Skeeters are buzzing back this summer but Albertan doctors say they're unlikely to give you the novel coronavirus. Based on what we know currently, it appears that mosquitoes don't transmit COVID-19. Rather, the novel coronavirus spreads through other ways, say experts.

According to the University of Calgary's Director of Research and Innovation in the Department of Critical Care Medicine, Dr. Kirsten Fiest, there's no evidence that mosquitoes can spread the novel coronavirus.

"To my knowledge, transmission of COVID-19 through mosquitos is not possible," she wrote to Narcity. "Specifically, there is no scientific evidence to suggest transmission can (or would) occur this way."

Alberta's chief medical officer, Dr. Deena Hinshaw, agrees. In a tweet from Saturday, May 23, she swatted away rumours that mosquitos are able to spread COVID-19.

She's received a few questions about it already. She said, "To date, there is no information or evidence that suggests #COVID19AB is transmitted by mosquitoes."

The World Health Organization (WHO) gave a more definitive answer, writing "the new coronavirus CANNOT be transmitted through mosquito bites."

Instead, Hinshaw and the WHO say COVID-19 is a respiratory disease "spread through droplets in an infected person's saliva/nasal discharge when they cough, sneeze, or talk," Hinshaw wrote on Twitter.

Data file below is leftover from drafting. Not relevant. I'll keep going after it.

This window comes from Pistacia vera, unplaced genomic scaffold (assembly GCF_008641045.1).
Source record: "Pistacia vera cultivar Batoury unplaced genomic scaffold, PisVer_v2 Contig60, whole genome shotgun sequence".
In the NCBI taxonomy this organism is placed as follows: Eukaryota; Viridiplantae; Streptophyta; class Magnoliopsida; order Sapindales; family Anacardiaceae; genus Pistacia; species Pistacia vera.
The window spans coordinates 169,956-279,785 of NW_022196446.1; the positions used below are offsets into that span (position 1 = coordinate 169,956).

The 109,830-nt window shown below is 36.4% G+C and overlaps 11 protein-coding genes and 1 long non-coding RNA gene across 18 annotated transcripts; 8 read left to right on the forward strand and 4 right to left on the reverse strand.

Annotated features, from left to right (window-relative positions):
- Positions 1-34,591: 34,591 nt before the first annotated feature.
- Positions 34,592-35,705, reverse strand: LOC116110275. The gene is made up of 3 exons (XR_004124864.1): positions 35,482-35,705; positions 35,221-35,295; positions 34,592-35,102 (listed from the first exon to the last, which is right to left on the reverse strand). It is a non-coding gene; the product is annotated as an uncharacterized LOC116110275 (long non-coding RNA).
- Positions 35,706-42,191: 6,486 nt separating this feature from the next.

"The evidence does support that the majority of transmission is person to person," wrote Fiest.

There are viruses that can be spread through mosquitoes — famously the West Nile virus or Dengue fever, according to the WHO — but it's unlikely that the novel coronavirus is one of them.

In order for mosquitoes to spread disease, the virus must be in the blood of the person they feed on, according to MSN Health. But in humans, the novel coronavirus mostly stays in the lungs and respiratory tract.

To prevent the spread of COVID-19, the WHO says to wash your hands with soap and water or hand sanitizer and to avoid people coughing or sneezing.

Canada also recently recommended the use of non-medical masks in situations when you're unable to keep a two-metre distance from others.

As summer comes and mosquitoes return with a vengeance, you can take comfort that the worst outcome you'll likely get is an itchy bump and nothing more.

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